Benedict XVI is an innovator. He has introduced an entirely novel mode of Papal pronouncement called “The Question and Answer Session”. He did it first with the priests of the Roman diocese in May 2005, then again at Aoste in July 2005, and with the First Communion kids in October. Now he has held another “Question and Answer” session with the priests of Rome. In these sessions, when the Holy Father speaks “off the cuff” you really hear what he thinks and believes. This is where all your curly questions get answered. And to make it even better, the Vatican has thought it worthwhile to publish his reflections in full on their website. It looks like becoming something of a “Dear Benedict” column…
Daily Archives: March 8, 2006
A colleague here at work recently asked me for my thoughts on the following matter. She was a part of a prayer group in which one member regularly began their prayers by saying “God of Mohammed…” What was my opinion? she asked.
I gave a gut reaction, but have been considering it for some time since. I asked the opinion of a priest involved in teaching prayer and in interfaith matters, and he replied with the following thoughts:
1. The phrases ‘the God of Muhammad’ and ‘the God of Jesus’ may appear to be similar but they are vastly different. It is a question of the value of the genitive preposition ‘of’. The ‘God of Muhammad’ can be put in the same category (mutatis mutandis) as the phrase ‘the God of Abraham’ since Muhammad professed to worship the God of Abraham. ‘The God of Jesus Christ’ is essentially different since the relationship of Jesus to God is Trinitarian, while Muhammad’s is not. No need to go further on this.
2. Furthermore, the phrases ‘the God of Muhammad’ and ‘the God of Jesus’, differ vastly when actually said by a Muslim or a Christian. The Muslim will pray to the God of Jesus with the same meaning as when he prays to the God of Muhammad. Not so the Christian. When he prays to the God of Jesus Christ he does so as a member of his body, through him and with him and in him who is the sacrament of the Father. The Muslim cannot logically do this, although spiritually he may in fact do so.
3. Therefore, given these understandings, it seems legitimate for the Christian to pray to ‘the God of Muhammad’ in the same way that he prays to the ‘God of Abraham’, but he will do so in and with and through Jesus.
I appreciated this reflection, but wondered if we could take it further. In my reply, I wrote as follows:
I agree that the issue is about the meaning of the genitive. But I believe there is a third meaning that the genitive can take. The three meanings are:
1) The God worshipped by Abraham/Moses/Jesus/Mohommed
2) The Divinity to whom Jesus was related as the 2nd person (only the genitive with Jesus could have this force, of course)
3) The God revealed to/by Abraham/Moses/Jesus/Mohommed
In prayer, the naming of God serves a particular function. The Catechism says the following under the 2nd Commandment:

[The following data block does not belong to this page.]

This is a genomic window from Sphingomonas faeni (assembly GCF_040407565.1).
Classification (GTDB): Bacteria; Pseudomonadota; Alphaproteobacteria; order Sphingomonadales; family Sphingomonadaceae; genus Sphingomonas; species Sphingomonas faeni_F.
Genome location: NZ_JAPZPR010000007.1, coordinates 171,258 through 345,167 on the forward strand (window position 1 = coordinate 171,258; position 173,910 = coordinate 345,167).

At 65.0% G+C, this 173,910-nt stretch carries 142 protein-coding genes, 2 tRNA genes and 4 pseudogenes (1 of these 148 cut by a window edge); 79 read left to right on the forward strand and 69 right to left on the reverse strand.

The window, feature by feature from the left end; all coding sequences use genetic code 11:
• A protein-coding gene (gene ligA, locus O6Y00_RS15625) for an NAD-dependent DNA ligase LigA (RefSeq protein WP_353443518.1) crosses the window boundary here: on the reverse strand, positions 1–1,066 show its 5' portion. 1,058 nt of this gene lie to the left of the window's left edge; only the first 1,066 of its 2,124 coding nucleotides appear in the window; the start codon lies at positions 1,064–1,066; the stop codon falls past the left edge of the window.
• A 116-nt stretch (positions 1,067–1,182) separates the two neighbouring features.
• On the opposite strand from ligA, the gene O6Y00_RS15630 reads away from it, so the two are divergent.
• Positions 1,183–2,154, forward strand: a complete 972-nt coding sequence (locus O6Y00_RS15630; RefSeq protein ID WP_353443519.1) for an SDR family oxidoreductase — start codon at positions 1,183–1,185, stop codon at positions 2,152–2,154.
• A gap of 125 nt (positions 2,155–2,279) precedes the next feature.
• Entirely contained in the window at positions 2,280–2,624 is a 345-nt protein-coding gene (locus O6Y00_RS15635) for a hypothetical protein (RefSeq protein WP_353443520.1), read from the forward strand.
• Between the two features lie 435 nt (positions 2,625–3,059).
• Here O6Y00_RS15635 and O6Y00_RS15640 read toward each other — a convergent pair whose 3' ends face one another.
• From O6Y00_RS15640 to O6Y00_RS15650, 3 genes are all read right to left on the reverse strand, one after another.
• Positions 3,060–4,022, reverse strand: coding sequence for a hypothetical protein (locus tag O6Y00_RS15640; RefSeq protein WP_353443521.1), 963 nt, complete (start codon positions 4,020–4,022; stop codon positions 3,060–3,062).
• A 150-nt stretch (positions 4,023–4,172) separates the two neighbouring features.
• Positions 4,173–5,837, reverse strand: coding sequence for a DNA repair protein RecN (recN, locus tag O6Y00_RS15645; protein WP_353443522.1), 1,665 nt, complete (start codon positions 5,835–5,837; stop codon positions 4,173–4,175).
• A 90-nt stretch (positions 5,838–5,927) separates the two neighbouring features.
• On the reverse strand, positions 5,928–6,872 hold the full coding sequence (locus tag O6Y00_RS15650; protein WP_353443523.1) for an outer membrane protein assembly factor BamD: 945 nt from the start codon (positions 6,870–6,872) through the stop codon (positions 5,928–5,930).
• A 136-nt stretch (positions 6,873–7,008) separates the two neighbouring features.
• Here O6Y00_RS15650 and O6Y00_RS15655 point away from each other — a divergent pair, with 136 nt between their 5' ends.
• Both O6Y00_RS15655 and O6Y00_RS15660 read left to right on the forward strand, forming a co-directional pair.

2143 Among all the words of Revelation, there is one which is unique: the revealed name of God. God confides his name to those who believe in him; he reveals himself to them in his personal mystery. The gift of a name belongs to the order of trust and intimacy. “The Lord’s name is holy.” For this reason man must not abuse it. He must keep it in mind in silent, loving adoration. He will not introduce it into his own speech except to bless, praise, and glorify it [cf. Zech 2:13; Ps 29:2; 96:2; 113:1-2].
This reminds me of what I learnt as a child from Luther’s Small Catechism (going ecumenical here…)
“Thou shalt not take the name of the Lord, thy God, in vain. What does this mean?–Answer. We should fear and love God that we may not curse, swear, use witchcraft, lie, or deceive by His name, but call upon it in every trouble, pray, praise, and give thanks.”
The gist of both passages is that God reveals himself by giving us his name which we are to use when we address him in the “I-Thou” relationship. The third use of the genitive suggested above, especially when used in prayer rather than in discourse, is in fact a means of identifying God, and thus a “name” which implies revelation. It is because God has revealed himself in his name to us that we can turn to him and call upon him in prayer. It is the gift of God’s name which gives us access to God.
As Catholic Christians we can affirm that the God whom Muslims intend to worship and to whom they intend to address their prayers is the same as the God whom Abraham, Moses and Jesus worshipped and to whom they addressed their prayers (ie. the first meaning of the genitive formulation)
But that is not quite the same thing as to say that the “revelation” Muslims claim Mohammed received of this God in the Koran is an authentic revelation (implied by the third meaning of the genitive form of address).
The Church has never endorsed the Koran as authentic revelation nor Mohammed as an authentic prophet of our God. Any claims to the contrary are personal opinion only. This does not preclude that there may be a reflection of the true revelation in the Koran, just as we acknowledge that the “seeds of the word” are to be found in other religious writings also.
So, since the Koran cannot be affirmed as an authentic revelation of their God, Christians cannot use the form of address “O God of Mohammed” with the meaning “O God who have been revealed by/to Mohammed” when they pray. To do so would be to affirm as revelation that which is not revealed.
Therefore, I believe that the use of the mode of address “O God of Mohammed” in prayer by Christians is (at least) confusing (because of the variety of meanings) and (at worst) false (because the revelation claimed by Mohammed is not authentic).
I would, however, have no difficulty with Christians addressing their prayers to “Allah”, as this is the same form of address that Arabic speaking Christians use for God. If one wanted to make an interfaith gesture, this would be acceptable.